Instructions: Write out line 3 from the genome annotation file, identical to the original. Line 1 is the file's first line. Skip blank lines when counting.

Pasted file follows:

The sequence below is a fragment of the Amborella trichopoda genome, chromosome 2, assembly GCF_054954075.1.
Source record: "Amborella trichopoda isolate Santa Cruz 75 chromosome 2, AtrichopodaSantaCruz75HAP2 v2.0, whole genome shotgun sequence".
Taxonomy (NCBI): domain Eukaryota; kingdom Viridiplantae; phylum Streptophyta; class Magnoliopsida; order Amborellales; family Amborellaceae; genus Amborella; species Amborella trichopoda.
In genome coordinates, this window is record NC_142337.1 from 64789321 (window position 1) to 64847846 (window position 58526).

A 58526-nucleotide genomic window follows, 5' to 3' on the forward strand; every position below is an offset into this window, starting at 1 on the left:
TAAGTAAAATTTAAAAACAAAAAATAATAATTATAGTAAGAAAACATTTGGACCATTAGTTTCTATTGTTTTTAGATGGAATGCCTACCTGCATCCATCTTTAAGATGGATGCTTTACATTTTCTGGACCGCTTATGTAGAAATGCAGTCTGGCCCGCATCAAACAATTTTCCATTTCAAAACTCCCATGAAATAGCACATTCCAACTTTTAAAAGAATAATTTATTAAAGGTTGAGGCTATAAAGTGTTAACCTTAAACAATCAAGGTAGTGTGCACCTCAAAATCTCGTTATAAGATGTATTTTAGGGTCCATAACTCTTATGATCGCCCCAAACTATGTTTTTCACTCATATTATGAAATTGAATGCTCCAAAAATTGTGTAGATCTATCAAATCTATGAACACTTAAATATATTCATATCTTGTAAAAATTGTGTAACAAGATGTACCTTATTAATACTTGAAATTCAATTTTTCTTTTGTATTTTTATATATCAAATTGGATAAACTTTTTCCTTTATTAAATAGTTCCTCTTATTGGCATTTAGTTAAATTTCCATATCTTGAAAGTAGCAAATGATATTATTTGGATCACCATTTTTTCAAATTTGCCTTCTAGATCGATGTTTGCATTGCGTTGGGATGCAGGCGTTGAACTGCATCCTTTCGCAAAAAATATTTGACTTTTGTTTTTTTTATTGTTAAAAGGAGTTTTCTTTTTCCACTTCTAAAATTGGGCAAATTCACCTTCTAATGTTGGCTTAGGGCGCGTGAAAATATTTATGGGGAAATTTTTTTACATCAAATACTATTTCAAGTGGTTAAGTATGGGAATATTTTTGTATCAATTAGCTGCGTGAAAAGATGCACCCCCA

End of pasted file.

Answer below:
Taxonomy (NCBI): domain Eukaryota; kingdom Viridiplantae; phylum Streptophyta; class Magnoliopsida; order Amborellales; family Amborellaceae; genus Amborella; species Amborella trichopoda.